• 11 October 2011
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Customer relationships in a competitive market


Dr Manu Jaggi
Director, Dabur Research Foundation

The author holds a doctorate in cancer biology from the National Institute of Immunology and is a postgraduate in pharmaceutical sciences. He has more than 20 years of research experience in new drug discovery and early and advanced preclinical drug development. He is currently the director of Dabur Research Foundation, a preclinical CRO.

The pharmaceutical industry, which is recovering from an economic downturn, is now undergoing significant changes ranging from drug development philosophy and tightening of regulations to restructuring, consolidation, and mergers and acquisitions. These changes are impacting the contract research organizations (CROs) and the services that they provide, from where, and to whom. The drop in R&D spending during the last few months is beginning to take its toll on preclinical CROs, which are experiencing heavy discounting, delays, and cancellations. These changes may, however, present some opportunities for CROs. Although R&D spend has been down, many in the industry believe that outsourcing will inevitably rise in the near future.

Preclinical CROs face situations that are as challenging as those faced by pharmaceutical and biotechnology companies but with additional unique challenges. In this service-based industry, managing customer relationships is especially important. Staying at the forefront of cutting edge technology is crucial, and the service portfolio of a CRO must adapt to utilize new tools and maintain a state-of-the-art offering of services and capabilities to customers. Contract research organizations must also make their clients comfortable to entrust them with the responsibility of conducting a study. At the same time, CROs face pricing pressures and competitive marketplaces, just like companies developing the products.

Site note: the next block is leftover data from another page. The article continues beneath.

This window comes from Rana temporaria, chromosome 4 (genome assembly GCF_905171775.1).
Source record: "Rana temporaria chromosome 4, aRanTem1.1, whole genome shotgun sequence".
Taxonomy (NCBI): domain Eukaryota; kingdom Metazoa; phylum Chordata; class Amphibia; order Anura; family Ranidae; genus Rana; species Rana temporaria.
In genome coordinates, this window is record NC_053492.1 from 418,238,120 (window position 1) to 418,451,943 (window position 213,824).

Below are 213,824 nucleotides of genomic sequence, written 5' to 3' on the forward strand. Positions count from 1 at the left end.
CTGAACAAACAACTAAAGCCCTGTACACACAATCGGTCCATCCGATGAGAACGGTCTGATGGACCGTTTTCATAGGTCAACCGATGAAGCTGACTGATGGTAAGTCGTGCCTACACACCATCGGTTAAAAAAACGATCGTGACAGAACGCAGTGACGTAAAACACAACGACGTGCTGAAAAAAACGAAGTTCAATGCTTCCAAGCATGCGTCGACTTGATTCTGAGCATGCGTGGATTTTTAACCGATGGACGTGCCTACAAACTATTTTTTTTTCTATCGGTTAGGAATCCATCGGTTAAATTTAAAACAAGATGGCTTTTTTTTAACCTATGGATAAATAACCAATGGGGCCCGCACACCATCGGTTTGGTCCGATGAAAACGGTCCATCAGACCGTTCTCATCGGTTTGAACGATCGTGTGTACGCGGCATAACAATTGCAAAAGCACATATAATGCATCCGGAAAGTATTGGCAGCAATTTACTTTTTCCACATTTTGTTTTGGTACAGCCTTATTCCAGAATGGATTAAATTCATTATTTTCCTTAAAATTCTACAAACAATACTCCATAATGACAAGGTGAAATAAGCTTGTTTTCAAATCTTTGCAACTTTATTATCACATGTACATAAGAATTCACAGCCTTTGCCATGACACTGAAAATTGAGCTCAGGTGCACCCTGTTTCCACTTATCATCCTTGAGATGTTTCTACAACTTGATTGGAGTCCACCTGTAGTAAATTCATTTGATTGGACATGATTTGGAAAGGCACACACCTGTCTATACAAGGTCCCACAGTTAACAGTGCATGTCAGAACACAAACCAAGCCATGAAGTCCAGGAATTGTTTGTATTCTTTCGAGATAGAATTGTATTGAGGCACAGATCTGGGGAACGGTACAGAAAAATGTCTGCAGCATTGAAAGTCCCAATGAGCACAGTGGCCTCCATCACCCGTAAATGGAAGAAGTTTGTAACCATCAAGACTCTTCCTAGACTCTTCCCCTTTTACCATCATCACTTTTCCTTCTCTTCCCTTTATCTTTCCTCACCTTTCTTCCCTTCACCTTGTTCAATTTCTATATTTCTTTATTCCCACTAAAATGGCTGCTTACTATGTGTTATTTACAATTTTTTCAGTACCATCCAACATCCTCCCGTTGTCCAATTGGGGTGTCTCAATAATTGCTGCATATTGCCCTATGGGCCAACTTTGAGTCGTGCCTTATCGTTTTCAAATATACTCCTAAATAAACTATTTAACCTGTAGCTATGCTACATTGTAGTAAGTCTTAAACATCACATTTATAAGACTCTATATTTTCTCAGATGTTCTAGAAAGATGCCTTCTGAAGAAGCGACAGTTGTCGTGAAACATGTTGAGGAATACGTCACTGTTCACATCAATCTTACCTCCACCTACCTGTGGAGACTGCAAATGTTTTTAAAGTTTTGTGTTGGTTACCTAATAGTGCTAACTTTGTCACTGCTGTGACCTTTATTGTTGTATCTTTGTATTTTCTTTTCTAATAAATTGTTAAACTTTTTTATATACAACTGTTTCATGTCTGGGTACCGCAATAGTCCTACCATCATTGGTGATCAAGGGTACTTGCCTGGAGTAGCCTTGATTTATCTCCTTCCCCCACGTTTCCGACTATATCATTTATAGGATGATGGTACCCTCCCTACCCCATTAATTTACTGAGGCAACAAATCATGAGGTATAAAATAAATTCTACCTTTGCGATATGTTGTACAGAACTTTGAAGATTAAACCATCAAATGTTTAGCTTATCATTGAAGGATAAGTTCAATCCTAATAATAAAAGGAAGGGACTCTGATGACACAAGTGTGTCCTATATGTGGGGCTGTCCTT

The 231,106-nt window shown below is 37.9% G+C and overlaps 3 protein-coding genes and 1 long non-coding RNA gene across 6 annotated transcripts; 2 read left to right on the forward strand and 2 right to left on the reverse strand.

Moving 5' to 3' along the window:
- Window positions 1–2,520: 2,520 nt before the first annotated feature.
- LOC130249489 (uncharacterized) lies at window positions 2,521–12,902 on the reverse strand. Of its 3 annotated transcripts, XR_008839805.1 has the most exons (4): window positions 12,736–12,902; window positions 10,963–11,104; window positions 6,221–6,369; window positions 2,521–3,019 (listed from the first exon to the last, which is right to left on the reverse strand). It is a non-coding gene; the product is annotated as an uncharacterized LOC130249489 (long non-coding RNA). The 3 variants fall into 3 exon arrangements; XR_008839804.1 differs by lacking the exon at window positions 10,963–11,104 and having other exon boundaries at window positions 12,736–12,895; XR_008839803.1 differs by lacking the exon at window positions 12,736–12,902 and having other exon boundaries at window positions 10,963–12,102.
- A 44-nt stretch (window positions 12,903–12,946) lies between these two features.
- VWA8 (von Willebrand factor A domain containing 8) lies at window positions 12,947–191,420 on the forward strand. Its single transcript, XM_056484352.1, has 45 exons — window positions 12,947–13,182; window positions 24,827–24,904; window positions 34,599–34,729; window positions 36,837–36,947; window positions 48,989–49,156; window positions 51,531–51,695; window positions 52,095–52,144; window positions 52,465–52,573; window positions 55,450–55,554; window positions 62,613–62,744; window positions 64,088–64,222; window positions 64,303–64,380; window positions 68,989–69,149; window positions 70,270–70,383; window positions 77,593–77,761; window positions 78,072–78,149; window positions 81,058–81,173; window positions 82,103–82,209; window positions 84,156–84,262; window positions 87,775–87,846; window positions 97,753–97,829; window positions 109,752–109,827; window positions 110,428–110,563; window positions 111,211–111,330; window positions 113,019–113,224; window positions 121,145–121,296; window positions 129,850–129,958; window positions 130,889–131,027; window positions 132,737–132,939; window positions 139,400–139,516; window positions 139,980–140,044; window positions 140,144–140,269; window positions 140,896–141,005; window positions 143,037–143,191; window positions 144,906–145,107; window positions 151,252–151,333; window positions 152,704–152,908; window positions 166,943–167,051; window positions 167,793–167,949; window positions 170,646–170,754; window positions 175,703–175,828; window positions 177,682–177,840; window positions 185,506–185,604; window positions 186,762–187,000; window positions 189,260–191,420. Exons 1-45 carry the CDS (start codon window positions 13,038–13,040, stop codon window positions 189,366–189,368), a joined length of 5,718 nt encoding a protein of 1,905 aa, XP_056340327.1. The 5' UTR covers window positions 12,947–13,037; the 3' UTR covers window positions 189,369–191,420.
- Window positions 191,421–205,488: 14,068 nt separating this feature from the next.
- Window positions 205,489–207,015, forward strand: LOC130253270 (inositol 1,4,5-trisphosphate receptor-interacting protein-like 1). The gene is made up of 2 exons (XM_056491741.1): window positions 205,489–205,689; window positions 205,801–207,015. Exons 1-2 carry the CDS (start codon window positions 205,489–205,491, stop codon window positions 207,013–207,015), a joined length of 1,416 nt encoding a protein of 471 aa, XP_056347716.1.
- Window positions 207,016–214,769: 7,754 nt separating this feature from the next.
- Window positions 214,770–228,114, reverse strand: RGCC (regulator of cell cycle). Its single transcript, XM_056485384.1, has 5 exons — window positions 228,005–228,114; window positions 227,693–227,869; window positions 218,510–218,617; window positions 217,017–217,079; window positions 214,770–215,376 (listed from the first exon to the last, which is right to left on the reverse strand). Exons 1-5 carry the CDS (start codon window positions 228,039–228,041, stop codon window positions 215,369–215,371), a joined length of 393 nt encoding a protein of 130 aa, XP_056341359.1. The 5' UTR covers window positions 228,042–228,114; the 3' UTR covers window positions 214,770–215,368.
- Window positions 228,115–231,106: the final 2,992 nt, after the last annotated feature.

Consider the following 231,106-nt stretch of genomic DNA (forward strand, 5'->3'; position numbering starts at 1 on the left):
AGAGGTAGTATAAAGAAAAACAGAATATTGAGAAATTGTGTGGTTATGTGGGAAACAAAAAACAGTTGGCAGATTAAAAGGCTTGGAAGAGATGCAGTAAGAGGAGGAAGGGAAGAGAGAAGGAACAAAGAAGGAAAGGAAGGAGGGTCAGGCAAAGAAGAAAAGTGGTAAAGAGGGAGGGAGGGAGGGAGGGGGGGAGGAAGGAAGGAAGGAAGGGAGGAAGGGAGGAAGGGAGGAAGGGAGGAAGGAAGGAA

In the current scenario, Dabur Research Foundation has taken six key initiatives to differentiate itself from the others.

Strategic partnership with other CROs
Rather than being the small fish in a big pond, emerging firms are actively elevating their status by testing the waters of strategic partnerships with other CROs. In an article in BioSpectrum this year, titled ‘The Year of Consolidation & Collaboration: CROs to see big boom’, I mentioned that many CROs and pharmaceutical companies are turning to strategic partnerships to gain a competitive edge in the global business environment. Various business models are being employed to forge long-term relationships. Consolidation of businesses has turned from a trend to reality. The CRO market, which is highly fragmented today, will see further consolidation in 2012 where small and large CROs will continue to merge. Dabur Research Foundation now has strategic partnerships with other Indian CROs that enable a broader service offering to clients. Such partnerships are a win-win situation for both clients and the CROs.

Customization of services
A smaller CRO has the ability to tailor its services to the specific needs of the sponsor. This has the added benefit of building trust since the sponsor doesn’t feel nickel-and-dimed. Dabur Research Foundation recognizes the need for outside the box thinking to enable rapid and cost-effective preclinical development of molecules for its valued clients. We take pride in the fact that we go beyond being a service provider and partner with our clients during the entire drug development process. To facilitate this, Dabur Research Foundation has a unique central innovation research team (CIRT) that develops novel or hard to do in vitro, ex vivo and in vivo disease models required for specific client projects. The CIRT comprises talented researchers who take responsibility for development, validation and successful transfer of new models to the study teams.